Right now it’s hard to identify anyone south of the presidency who has the megaphone to make it stick. Westen’s point about the need for more of a ‘southern voice,’ including Governor Kaine, is well taken. Former Presidents Clinton and Carter are busy being statesmen, but it would be helpful if they joined the fray from time to time. Perhaps it’s time for Dems to organize a southern ‘echo chamber’ composed of southern governors, senators and house members in a concerted branding project.
On the positive side, the progressive blogosphere has made an excellent contribution towards branding the Republicans as the party that ran America into “the ditch…by the side of the road” Westen refers to, and some of it (not enough) has reverbed into the traditional media. But the blogosphere can’t do it all. The Democratic Party will now have to step up and lead the way in more clearly defining itself as the Party of solutions and progress.

3 comments on “Westen: Dems Need Better ‘Branding’

  1. Peter from WI on

    Also, sampling error is 3% at the 95% CI. Clearly, Drew Westen didn’t get a PhD in political science. You’d think he’d have learned some basic quantitative research methods for his PhD in clinical psych though.
    Now, I’m going to speculate. I’m thinking that there is a secular trend post-presidential elections. From December through Maybe February (90 days or so), there is a general uptick in partisan ID with the winning party and a downturn in partisan ID with the losing party. Then, that normalizes after roughly 90 days and the trends continue along historical trajectories.
    Which would be right in line with what’s going on with Dem party ID.

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  2. Peter from WI on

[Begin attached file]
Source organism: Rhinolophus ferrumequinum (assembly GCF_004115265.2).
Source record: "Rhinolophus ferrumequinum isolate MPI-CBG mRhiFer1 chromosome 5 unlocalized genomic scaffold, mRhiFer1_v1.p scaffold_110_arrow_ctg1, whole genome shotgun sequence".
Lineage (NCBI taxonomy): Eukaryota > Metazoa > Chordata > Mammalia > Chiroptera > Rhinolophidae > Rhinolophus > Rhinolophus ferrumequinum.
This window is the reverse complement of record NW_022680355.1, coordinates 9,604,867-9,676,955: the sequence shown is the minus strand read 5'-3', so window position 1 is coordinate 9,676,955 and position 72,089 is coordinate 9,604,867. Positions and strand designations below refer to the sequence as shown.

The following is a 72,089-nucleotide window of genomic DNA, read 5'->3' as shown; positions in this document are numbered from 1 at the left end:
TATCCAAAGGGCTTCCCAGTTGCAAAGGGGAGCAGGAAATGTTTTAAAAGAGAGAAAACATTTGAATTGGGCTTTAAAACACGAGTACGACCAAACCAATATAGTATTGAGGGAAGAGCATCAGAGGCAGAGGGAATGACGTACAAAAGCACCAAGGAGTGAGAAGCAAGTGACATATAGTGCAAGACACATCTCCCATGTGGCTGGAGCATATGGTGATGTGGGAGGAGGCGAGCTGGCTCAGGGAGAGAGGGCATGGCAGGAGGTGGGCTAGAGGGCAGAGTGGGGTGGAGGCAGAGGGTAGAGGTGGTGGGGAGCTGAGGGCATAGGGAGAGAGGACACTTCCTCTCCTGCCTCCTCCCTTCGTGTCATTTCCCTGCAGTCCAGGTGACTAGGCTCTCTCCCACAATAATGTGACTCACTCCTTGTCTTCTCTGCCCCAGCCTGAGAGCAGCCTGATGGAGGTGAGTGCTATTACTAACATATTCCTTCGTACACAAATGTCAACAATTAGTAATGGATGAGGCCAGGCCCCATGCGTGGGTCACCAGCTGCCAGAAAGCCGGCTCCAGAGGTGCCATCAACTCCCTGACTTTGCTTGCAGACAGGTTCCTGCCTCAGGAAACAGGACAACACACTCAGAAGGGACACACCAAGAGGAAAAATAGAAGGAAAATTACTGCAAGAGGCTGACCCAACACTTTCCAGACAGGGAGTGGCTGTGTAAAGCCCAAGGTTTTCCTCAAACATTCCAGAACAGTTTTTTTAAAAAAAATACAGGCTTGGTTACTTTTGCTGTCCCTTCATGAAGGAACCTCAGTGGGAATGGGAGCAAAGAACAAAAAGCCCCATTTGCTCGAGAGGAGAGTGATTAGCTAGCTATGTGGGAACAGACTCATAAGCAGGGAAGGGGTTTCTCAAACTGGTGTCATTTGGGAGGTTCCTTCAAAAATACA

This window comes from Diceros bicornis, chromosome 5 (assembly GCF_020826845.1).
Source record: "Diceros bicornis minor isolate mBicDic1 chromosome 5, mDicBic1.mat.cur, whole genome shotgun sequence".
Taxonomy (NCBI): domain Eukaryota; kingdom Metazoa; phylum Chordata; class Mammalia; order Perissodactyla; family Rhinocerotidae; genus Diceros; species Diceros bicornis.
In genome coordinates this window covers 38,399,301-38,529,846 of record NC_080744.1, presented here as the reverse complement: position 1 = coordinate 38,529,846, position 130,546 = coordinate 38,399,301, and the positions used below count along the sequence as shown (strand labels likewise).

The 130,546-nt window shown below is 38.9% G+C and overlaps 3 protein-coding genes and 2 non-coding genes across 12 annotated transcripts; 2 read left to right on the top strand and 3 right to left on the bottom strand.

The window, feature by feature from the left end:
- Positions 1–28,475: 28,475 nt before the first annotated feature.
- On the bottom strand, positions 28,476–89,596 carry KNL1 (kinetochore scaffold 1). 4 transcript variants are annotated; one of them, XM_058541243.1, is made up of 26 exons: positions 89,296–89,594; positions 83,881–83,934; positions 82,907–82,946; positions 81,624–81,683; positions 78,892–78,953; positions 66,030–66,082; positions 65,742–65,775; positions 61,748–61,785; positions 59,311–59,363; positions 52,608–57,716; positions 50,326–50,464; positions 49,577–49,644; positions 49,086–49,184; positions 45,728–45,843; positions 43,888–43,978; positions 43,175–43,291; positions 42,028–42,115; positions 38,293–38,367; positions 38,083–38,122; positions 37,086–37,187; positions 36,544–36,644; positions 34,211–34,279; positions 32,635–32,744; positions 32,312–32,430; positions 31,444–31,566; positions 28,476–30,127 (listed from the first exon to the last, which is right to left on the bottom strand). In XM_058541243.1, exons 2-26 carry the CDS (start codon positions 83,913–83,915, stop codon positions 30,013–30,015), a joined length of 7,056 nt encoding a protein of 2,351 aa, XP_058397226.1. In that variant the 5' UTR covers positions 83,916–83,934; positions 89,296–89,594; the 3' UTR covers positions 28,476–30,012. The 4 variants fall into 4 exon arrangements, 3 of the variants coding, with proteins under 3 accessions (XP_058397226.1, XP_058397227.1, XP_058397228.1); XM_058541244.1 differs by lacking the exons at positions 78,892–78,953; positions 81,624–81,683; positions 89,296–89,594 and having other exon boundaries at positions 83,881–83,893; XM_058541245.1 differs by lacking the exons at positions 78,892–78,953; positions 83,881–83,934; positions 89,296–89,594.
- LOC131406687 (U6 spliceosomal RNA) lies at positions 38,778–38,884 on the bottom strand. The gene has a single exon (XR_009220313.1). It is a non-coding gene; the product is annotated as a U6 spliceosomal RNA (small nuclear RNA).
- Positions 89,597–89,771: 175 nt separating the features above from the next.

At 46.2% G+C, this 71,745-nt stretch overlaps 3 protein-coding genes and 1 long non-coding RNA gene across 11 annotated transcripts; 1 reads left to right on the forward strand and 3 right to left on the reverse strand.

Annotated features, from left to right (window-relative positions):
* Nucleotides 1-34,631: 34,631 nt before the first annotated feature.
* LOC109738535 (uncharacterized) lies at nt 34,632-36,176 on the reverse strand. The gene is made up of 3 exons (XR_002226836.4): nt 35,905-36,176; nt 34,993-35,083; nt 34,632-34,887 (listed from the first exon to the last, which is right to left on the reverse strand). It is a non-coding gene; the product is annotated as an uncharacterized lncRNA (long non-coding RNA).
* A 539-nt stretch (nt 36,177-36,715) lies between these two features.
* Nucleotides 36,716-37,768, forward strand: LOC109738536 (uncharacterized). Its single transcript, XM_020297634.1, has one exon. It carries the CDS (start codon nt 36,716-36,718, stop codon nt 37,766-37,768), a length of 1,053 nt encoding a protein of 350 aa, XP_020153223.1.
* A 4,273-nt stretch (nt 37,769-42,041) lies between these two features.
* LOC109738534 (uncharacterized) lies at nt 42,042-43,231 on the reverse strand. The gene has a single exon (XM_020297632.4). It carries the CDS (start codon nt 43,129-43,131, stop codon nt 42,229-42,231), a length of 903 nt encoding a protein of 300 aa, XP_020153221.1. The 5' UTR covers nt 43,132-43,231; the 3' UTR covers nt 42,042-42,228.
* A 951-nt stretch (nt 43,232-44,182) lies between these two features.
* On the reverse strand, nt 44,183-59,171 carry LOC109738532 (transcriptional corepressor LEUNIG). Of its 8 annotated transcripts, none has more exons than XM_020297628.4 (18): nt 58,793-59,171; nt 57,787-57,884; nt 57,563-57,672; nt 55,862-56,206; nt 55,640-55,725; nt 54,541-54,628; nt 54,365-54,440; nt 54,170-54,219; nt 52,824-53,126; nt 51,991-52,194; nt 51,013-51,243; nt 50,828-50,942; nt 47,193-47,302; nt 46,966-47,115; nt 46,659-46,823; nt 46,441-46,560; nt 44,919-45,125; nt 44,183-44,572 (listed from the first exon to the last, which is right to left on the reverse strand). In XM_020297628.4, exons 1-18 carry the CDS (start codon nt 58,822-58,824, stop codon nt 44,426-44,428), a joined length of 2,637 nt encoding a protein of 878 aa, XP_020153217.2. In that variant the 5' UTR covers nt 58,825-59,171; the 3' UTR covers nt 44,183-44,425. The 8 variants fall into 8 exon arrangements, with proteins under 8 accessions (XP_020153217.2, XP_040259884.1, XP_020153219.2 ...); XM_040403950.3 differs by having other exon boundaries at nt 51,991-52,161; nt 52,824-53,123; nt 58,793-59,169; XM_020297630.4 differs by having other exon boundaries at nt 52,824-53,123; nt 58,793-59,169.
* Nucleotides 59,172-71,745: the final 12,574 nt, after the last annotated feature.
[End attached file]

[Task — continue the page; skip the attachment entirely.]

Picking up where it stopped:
This is just bad political science. A 2% drop in a month-to-month survey on partisan ID? Measurement errors are at least that high. I’m working with ANES data going back to 1968 right now and I’m adjusting for internal subgroup measurement errors of at least the 4% range. A 2% change in one month or whatever is not statistically significant. Westen is just looking for something to justify his fundamental take on politics. I don’t necessary disagree with what he’s saying, but his justification is poor. Bad political science shouldn’t be used in service of anyone’s ideas, good or bad.

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  3. David in Nashville on

    “As the latest Rasmussen polls show, in March the percent of voters who consider themselves Democrats dropped by 2 percent–four times the rate of decline among Republicans (even as the Republicans were publicly flailing, producing numberless budgets, and unwittingly branding themselves as the party of old ideas and the party of “no”).”
    Huh? First, even if a two-percent decline means a *two-percentage-point* decline, it’s probably statistically insignificant. Secondly, if the Republican decline is only one-fourth that large, is it even measurable? If that means Republican identification declined by one half of one percentage point, no; if it means one half of one percent of their already low number, certainly not! In my institution, if this was submitted as a dissertation it would be rejected for presenting a hypothesis that it couldn’t demonstrate.